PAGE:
But I will say from a discussion with third parties, I think everybody is excited about the innovation here. Because everybody has seen how subscriptions like Netflix and Spotify have brought in more listeners or more watchers or, in our case, more players. But how they will evolve their business choices will be up to them over time. Today, a majority of the games that are in Game Pass, but as you say, they’re not day and date games – they’re games that’ve been out for a longer period of time.
- Kevork Djansezian/Getty Images
BG: And that of course appeals to some people – a kind of “instant library” of games. But demand for newer games is exactly what drove Microsoft to institute this new policy for first-party games going forward. What, if anything, is Microsoft doing to get third-party games on Game Pass closer to launch?
PS: We’re still within the first year of launch of Game Pass. The response has been great. We’re continuing to learn and listen and have conversations with our third-party partners – and our customers, frankly – about things that they would like to see. I’m bullish on Game Pass’ long term potential to allow people to play the games they want on the devices they want. And I think that, as we continue to build the audience for Game Pass, our discussions with third parties will continue to grow.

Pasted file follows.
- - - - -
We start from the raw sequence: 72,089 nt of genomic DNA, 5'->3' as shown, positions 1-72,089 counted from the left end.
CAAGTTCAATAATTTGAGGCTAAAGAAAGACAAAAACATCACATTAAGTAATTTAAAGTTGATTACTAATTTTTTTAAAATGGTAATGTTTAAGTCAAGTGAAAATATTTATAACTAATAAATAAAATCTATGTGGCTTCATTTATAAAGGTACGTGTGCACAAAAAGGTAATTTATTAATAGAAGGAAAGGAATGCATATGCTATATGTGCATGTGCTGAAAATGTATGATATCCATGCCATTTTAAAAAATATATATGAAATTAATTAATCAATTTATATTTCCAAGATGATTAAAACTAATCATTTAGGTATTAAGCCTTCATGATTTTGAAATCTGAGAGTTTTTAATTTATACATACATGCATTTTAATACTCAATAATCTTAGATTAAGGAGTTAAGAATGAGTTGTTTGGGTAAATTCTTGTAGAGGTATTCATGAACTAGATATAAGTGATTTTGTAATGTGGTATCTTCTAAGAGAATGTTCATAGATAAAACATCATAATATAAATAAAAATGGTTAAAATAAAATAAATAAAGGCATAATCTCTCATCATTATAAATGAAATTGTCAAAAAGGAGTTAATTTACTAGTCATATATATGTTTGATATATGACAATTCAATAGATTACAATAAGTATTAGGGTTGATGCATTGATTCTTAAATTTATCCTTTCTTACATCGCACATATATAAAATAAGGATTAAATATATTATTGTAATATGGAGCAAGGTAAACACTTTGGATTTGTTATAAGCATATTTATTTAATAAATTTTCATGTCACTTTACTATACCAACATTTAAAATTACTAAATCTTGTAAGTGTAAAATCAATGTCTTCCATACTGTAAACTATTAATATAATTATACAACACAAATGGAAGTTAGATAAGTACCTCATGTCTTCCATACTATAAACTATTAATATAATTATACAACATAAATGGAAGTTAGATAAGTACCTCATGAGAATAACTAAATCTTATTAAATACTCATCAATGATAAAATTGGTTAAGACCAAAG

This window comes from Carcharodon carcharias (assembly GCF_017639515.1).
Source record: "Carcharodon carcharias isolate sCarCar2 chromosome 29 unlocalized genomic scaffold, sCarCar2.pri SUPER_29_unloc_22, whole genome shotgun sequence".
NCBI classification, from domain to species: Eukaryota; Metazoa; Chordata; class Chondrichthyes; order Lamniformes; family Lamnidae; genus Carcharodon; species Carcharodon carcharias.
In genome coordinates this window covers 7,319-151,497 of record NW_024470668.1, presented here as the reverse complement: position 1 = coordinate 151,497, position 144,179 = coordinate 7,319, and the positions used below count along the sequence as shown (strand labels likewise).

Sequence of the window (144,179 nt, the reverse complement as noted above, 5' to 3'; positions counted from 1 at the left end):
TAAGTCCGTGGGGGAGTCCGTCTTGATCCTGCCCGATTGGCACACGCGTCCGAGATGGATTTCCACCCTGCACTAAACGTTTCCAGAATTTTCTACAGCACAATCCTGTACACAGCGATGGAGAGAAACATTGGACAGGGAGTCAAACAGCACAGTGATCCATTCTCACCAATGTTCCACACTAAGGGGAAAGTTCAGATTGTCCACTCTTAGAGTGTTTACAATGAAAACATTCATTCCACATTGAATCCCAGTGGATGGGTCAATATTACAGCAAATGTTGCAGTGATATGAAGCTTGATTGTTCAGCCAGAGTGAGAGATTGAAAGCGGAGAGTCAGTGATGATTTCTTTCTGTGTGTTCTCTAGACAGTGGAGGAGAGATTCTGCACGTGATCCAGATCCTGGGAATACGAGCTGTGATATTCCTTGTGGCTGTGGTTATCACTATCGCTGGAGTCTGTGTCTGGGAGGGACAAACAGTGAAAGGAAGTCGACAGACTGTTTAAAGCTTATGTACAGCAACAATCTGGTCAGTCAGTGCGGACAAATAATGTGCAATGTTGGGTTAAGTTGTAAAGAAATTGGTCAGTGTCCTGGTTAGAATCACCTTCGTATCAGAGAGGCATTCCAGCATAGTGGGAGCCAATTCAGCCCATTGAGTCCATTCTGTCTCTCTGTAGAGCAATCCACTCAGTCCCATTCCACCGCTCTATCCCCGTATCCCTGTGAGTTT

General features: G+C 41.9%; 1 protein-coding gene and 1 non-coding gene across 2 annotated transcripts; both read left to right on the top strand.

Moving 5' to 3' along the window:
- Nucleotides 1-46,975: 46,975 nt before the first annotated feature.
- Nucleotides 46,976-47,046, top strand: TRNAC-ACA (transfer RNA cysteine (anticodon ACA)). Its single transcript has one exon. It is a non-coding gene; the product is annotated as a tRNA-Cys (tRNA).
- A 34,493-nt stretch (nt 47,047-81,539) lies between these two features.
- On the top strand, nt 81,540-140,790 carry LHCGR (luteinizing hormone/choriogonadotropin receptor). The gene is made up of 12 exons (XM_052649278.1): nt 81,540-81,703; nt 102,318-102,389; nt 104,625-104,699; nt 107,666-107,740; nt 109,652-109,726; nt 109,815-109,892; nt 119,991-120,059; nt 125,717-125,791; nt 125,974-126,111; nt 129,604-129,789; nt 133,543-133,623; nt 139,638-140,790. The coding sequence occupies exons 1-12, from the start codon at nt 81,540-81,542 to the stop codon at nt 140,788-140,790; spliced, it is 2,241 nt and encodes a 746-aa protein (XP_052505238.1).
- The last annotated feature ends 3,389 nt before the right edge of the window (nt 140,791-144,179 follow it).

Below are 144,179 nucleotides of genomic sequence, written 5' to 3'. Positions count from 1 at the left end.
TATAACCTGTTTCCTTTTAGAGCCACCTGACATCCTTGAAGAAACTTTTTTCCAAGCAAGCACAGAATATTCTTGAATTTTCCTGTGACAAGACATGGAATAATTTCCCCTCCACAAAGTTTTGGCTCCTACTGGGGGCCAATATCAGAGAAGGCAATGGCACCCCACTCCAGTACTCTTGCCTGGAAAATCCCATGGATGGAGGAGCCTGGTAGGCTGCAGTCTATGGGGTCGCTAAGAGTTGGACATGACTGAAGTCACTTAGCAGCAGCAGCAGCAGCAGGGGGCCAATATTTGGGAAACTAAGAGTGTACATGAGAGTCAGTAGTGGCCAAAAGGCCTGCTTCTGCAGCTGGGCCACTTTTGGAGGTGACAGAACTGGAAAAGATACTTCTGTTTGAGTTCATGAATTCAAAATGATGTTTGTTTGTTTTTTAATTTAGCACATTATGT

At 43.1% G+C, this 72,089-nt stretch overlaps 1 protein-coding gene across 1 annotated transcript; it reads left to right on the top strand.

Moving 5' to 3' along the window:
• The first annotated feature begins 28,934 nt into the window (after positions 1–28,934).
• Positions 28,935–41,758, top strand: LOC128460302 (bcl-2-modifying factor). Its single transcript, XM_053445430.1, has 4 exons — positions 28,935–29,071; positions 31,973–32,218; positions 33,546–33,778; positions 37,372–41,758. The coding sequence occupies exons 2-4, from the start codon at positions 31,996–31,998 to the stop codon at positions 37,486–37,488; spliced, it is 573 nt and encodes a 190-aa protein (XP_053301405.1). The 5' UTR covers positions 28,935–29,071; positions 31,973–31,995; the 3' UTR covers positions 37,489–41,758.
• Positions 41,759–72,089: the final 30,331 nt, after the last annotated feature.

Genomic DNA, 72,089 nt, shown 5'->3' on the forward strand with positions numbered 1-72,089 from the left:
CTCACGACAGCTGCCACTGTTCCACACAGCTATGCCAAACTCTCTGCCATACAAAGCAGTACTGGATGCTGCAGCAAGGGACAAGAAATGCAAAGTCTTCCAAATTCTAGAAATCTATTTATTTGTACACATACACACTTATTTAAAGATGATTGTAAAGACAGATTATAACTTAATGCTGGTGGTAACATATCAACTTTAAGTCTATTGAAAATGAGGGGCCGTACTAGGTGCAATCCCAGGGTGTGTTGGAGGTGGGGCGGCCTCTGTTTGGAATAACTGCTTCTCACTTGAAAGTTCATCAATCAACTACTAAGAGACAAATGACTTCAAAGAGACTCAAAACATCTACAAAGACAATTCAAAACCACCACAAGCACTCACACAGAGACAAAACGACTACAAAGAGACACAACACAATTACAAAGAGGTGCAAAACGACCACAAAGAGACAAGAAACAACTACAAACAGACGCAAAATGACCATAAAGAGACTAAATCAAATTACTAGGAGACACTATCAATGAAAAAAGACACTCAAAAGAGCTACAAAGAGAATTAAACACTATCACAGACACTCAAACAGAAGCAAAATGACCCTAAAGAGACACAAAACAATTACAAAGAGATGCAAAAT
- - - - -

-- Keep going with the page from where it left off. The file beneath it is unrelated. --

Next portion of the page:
Game Pass wouldn’t happen today without the third-party support we have. I think it’s critical. And as we make these moves our third parties are right there asking what we learned.